RIYADH (Reuters) - Yemen’s President Ali Abdullah Saleh was injured earlier this month by a bomb planted in a mosque within the presidential palace, but he is recovering and will return to Yemen soon, a source close to Saleh told Reuters.
Saleh’s health and fate have been the subject of conflicting reports in the three weeks since the attack, which forced him to seek treatment in Saudi Arabia’s capital, Riyadh. The circumstances of the attack on June 3 had also been unclear.
“The bomb in the mosque was in close proximity to the president when it went off. He was really lucky to get out,” said the source who was with Saleh during the attack.
Yemeni officials had earlier accused an opposition tribal coalition of shelling the palace, a charge it denied. The source declined to say who he thought had planted the bomb.
Saleh left behind a nearly failed state that has been rocked by months of protests against his three decades of rule. Some of his generals have defected while Yemen faces a rebellion in the north, separatist violence in the south and a resurgent wing of al Qaeda.
Less than 40 percent of Saleh’s body was burnt, the source, said, referring to widely circulated details of Saleh’s injuries. Some 39 other Yemenis, including the prime minister, two deputy prime ministers and the speakers of both parliamentary chambers, were also injured and taken for treatment to different hospitals across Saudi Arabia.
“After the bomb went off several rockets were fired in the direction of the mosque, but people from inside had already pulled the president out,” added the source, who was also injured in the attack on his legs and chest.
The source said in Riyadh that Saleh’s health had improved in hospital enough to allow him to travel to Yemen soon. “He wants to address the people of Yemen via the Yemeni television very soon,” the source said.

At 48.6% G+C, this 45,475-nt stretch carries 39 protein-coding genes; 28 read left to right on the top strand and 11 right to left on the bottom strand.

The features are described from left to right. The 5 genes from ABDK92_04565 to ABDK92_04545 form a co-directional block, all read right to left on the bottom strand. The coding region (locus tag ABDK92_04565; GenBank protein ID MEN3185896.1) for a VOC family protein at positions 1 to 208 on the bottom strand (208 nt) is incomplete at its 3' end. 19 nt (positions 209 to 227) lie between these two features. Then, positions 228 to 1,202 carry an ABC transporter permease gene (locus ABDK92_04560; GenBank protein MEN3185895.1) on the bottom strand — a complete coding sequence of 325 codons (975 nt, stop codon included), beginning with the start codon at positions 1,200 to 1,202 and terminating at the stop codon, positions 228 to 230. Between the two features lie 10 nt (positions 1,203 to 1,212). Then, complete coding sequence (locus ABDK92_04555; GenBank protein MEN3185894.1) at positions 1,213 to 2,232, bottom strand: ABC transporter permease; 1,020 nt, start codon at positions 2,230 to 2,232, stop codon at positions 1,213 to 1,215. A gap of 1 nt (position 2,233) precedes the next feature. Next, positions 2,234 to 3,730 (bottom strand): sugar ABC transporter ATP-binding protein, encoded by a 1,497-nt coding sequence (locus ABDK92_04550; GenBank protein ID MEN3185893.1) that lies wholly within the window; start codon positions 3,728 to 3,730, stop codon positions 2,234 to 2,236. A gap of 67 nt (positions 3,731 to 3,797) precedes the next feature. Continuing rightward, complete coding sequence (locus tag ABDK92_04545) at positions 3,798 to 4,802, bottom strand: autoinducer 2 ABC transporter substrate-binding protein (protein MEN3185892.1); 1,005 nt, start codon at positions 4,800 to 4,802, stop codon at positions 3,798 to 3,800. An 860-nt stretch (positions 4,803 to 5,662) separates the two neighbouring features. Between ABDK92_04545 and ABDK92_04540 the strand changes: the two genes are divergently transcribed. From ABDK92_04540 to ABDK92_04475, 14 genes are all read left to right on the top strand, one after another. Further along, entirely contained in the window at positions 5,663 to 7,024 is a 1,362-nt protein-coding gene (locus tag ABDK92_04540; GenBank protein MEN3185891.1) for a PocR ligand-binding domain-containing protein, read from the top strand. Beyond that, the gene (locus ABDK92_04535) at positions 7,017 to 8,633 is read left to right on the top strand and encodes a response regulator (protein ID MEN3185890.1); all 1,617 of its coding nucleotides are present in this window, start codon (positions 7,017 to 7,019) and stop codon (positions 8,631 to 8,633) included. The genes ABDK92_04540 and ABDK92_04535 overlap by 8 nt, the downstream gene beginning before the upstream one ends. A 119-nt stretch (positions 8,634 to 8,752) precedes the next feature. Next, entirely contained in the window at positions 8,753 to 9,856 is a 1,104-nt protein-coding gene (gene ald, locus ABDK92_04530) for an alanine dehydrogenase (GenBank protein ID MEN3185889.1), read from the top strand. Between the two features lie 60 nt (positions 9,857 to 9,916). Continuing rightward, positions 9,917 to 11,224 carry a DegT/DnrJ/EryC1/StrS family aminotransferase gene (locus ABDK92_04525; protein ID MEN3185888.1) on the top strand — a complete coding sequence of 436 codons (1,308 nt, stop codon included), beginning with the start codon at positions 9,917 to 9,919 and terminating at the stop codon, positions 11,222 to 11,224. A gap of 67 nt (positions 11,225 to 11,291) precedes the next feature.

Saleh’s media secretary said in Sanaa on Sunday that Saleh would make a media appearance within 48 hours.
Last week, a Western diplomat told Reuters that Saleh was unlikely to return home soon, as Saudi Arabia and the United States continue to push for a transfer of power under an existing Gulf Arab proposal for a transition in Yemen.
They fear the power vacuum and tribal warfare will be exploited by the local wing of al Qaeda to launch attacks in the Gulf region and beyond.
From his hospital bed, Saleh remained in close contact with events in Yemen and made regular phone calls. Upon his return, Saleh aimed to propose two solutions, the source said.
“The first is to shift all power to the parliament and become just a figurehead,” said the source. “The second will be to let a coalition government to be formed and then hold early presidential elections and leave quietly.”
Saleh has remained an unpredictable figure, with political instincts honed over decades of ruling a country that he described as “dancing on the heads of snakes.” Saleh backed out of the Gulf-brokered power transfer deal three times at the last minute.
The proposal by Gulf Arab neighbours calls for Saleh to hand power over to his deputy, Vice President Abd-Rabbu Mansour Hadi, who is acting president, as a step towards forming a new government and preparing for elections.
“The key is Saleh wants a peaceful transfer of power and that will not happen overnight, it takes time for a coalition government to be formed,” said the source.
Reporting by Amena Bakr; Editing by Reed Stevenson/David Stamp